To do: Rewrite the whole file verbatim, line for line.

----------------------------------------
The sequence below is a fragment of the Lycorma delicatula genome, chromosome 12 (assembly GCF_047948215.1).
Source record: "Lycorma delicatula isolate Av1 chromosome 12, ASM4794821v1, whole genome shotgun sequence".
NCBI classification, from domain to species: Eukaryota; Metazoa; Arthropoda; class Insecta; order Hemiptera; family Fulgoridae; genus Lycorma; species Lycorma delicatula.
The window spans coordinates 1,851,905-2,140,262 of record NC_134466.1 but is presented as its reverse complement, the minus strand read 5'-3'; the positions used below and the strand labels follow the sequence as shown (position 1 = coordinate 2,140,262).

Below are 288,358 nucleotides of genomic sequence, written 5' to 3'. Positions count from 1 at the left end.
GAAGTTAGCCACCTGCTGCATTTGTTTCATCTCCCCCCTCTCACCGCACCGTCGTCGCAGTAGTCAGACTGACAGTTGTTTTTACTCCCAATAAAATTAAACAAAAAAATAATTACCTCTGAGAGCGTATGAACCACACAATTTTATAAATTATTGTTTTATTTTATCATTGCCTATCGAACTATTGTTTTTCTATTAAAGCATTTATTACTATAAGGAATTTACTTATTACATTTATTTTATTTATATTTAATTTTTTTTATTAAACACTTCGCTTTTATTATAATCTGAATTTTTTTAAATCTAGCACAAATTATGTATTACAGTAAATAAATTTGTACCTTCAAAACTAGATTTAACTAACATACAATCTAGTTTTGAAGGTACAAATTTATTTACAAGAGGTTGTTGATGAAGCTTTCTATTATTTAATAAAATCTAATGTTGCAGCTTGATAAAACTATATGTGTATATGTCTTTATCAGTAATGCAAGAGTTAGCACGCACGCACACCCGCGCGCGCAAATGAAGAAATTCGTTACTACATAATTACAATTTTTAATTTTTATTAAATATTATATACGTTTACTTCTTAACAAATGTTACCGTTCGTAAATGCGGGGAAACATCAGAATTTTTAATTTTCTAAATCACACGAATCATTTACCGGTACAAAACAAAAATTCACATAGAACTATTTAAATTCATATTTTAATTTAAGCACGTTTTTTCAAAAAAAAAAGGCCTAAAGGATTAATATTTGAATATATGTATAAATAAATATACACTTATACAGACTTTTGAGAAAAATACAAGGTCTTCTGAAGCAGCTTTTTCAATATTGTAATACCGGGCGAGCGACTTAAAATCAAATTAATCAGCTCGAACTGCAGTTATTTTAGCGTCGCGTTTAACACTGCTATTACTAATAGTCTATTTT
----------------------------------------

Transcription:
The sequence below is a fragment of the Lycorma delicatula genome, chromosome 12 (assembly GCF_047948215.1).
Source record: "Lycorma delicatula isolate Av1 chromosome 12, ASM4794821v1, whole genome shotgun sequence".
NCBI classification, from domain to species: Eukaryota; Metazoa; Arthropoda; class Insecta; order Hemiptera; family Fulgoridae; genus Lycorma; species Lycorma delicatula.
The window spans coordinates 1,851,905-2,140,262 of record NC_134466.1 but is presented as its reverse complement, the minus strand read 5'-3'; the positions used below and the strand labels follow the sequence as shown (position 1 = coordinate 2,140,262).

Below are 288,358 nucleotides of genomic sequence, written 5' to 3'. Positions count from 1 at the left end.
GAAGTTAGCCACCTGCTGCATTTGTTTCATCTCCCCCCTCTCACCGCACCGTCGTCGCAGTAGTCAGACTGACAGTTGTTTTTACTCCCAATAAAATTAAACAAAAAAATAATTACCTCTGAGAGCGTATGAACCACACAATTTTATAAATTATTGTTTTATTTTATCATTGCCTATCGAACTATTGTTTTTCTATTAAAGCATTTATTACTATAAGGAATTTACTTATTACATTTATTTTATTTATATTTAATTTTTTTTATTAAACACTTCGCTTTTATTATAATCTGAATTTTTTTAAATCTAGCACAAATTATGTATTACAGTAAATAAATTTGTACCTTCAAAACTAGATTTAACTAACATACAATCTAGTTTTGAAGGTACAAATTTATTTACAAGAGGTTGTTGATGAAGCTTTCTATTATTTAATAAAATCTAATGTTGCAGCTTGATAAAACTATATGTGTATATGTCTTTATCAGTAATGCAAGAGTTAGCACGCACGCACACCCGCGCGCGCAAATGAAGAAATTCGTTACTACATAATTACAATTTTTAATTTTTATTAAATATTATATACGTTTACTTCTTAACAAATGTTACCGTTCGTAAATGCGGGGAAACATCAGAATTTTTAATTTTCTAAATCACACGAATCATTTACCGGTACAAAACAAAAATTCACATAGAACTATTTAAATTCATATTTTAATTTAAGCACGTTTTTTCAAAAAAAAAAGGCCTAAAGGATTAATATTTGAATATATGTATAAATAAATATACACTTATACAGACTTTTGAGAAAAATACAAGGTCTTCTGAAGCAGCTTTTTCAATATTGTAATACCGGGCGAGCGACTTAAAATCAAATTAATCAGCTCGAACTGCAGTTATTTTAGCGTCGCGTTTAACACTGCTATTACTAATAGTCTATTTT